Professional baseball is “unique,” to say the least, for the S&C professional. There are games every day, and they can range in start times from the typical 7:05 pm to 11:00 am, all of which come with their own unique considerations and challenges. You typically get a couple of days off a month, but it’s not uncommon to go 15-20+ days without one. Players can make an absurd amount of money at virtually any age from 18-40, and you have players who are fighting and scrapping to survive financially to have a slim chance at realizing their dreams of playing in the major leagues. Unlike college athletics, where you are dealing with a much more concise age range and amateur athletes, here, you are dealing with a whole host of personalities and maturity levels. You can’t stand in front of a team and demand anything of them; you can write the perfect program on paper, but if you can’t get anyone in that clubhouse to believe in it or YOU, then it is worthless. Players today are less accepting than ever before—and in large part, because the amount of information available to them has increased substantially over the past decade or so. This is why S&C in pro baseball is not, in many instances, about the program; rather, it is about the process of understanding people and then creating trust and ultimately buy-in. I’m going to share with you an example situation that I faced in my career regarding a difficult player and what steps I took to make real impactful changes with this athlete. My hope is that this can help someone out there who is dealing with a similar situation and provide some insight into what challenges baseball S&Cs face in their careers.
This is a typical morning for a professional baseball S&C, particularly one in 3A. If you’re not familiar with the way in which baseball is structured, you have your major league team at the top, with the minor leagues ranging in levels in the following order: 3A, 2A, 1A, rookie, GZL/AZL, and Dominican Academy. Essentially, players are drafted and developed throughout this hierarchical system until some are ultimately developed into major leaguers. Each level presents its own unique experiences, challenges, and considerations for an S&C.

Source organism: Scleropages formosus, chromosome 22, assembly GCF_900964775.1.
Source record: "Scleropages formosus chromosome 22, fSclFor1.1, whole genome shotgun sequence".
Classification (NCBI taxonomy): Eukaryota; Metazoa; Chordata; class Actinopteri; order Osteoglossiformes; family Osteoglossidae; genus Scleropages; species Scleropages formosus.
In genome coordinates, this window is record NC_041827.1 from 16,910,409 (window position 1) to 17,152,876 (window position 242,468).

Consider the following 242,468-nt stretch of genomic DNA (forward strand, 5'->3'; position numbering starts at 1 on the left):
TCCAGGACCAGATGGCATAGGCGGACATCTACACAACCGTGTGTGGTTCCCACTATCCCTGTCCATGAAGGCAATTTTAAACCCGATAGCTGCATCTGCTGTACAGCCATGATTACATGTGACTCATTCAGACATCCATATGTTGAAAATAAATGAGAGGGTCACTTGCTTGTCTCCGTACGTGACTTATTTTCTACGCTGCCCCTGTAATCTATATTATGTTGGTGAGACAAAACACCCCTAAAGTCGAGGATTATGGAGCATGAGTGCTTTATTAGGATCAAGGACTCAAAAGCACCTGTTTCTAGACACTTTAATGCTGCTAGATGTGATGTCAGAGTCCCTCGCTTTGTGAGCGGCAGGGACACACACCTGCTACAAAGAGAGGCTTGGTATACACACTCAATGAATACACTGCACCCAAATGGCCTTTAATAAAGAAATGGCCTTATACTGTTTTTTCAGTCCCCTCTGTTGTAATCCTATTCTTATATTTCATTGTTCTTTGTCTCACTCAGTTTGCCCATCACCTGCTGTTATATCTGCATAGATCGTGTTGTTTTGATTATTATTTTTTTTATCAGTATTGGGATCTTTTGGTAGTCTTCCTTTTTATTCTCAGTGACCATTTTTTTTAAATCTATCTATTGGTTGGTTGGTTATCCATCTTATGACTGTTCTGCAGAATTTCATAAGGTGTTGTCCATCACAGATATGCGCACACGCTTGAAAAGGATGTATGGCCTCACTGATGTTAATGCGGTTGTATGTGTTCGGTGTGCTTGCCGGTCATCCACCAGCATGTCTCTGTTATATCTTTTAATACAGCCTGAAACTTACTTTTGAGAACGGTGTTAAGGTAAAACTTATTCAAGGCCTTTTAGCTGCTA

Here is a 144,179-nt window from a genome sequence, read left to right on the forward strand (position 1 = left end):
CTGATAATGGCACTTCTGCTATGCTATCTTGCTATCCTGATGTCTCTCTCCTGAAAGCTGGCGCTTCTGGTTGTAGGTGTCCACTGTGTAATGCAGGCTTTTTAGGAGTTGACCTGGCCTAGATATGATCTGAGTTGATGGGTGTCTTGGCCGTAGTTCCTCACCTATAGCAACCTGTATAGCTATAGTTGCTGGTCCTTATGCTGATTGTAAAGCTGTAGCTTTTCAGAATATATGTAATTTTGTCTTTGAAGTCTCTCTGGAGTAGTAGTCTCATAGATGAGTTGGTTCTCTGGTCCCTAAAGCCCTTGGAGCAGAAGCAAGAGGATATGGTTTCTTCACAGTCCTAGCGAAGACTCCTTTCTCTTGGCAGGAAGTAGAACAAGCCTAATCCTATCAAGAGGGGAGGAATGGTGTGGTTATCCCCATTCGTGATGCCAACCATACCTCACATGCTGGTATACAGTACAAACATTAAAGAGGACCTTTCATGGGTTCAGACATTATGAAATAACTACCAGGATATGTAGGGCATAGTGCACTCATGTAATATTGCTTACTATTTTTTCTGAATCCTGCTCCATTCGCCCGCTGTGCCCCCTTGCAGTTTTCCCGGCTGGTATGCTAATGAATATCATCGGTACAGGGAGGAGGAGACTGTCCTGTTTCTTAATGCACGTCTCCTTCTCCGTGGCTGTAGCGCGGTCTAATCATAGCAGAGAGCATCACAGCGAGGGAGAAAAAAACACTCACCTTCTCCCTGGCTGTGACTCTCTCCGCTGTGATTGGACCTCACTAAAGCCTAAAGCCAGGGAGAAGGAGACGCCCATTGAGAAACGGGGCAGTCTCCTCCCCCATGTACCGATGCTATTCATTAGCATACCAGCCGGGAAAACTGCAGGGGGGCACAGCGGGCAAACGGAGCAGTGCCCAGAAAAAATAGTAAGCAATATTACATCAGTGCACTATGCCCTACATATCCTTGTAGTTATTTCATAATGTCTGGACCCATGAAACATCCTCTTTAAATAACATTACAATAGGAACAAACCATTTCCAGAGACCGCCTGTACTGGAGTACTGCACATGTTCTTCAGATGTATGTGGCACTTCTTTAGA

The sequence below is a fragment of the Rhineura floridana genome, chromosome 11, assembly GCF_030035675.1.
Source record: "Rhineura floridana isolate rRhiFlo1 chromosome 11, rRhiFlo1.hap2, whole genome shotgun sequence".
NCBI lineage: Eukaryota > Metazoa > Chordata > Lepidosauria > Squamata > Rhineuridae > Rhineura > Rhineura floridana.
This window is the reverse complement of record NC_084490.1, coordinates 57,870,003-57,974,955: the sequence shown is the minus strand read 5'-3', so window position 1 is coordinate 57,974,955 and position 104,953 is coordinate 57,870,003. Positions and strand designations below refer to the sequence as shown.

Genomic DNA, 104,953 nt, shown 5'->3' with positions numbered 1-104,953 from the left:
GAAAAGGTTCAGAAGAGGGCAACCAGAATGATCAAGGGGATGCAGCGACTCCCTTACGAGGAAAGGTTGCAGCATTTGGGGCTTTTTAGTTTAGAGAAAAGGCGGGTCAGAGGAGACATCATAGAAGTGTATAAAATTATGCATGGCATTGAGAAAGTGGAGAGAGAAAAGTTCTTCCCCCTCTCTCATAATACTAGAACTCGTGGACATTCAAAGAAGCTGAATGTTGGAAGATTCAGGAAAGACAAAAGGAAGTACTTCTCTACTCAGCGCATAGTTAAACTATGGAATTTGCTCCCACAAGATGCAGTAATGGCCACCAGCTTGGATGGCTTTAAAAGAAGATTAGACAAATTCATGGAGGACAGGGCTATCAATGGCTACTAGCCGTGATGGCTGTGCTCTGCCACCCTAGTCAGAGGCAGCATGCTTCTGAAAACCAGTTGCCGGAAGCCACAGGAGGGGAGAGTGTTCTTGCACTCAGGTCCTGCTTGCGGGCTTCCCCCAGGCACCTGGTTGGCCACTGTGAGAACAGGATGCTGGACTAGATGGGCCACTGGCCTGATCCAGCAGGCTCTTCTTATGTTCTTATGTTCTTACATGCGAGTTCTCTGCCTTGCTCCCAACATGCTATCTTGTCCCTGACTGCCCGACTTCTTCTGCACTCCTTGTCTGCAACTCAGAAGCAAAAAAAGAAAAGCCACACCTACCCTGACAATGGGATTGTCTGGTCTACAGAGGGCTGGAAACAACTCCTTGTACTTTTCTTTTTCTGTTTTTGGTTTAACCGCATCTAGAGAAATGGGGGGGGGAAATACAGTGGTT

My first experience with Bob was during a winter league that I was working. He was a reliever from our organization whom I hadn’t had the experience of working with, as he had been a level or two above me during the past couple of seasons. During the entirety of the six-week league, I can recall him coming in to work out on only two occasions. Bob had been relatively successful in our minor league system, and I had no report with him at all, so I decided to ask some of the players who knew him a little bit better to gain some insight. To make a long story short, Bob had a number of things going on either currently from a psychological or physical perspective, or from his experiences with other coaches in the past. I decided to look at the big picture with him going forward, knowing that it was likely that I would be working with him the next season. I did not push my agenda or our program onto him and instead took this time to get to know him a bit better via small talk and conversations in the dugouts during games. Although Bob wasn’t coming into the weight room bi-weekly or crushing his conditioning daily, as I look back on the situation, those conversations became equally as valuable, if not more, in my ability to make a meaningful impact later on in his career.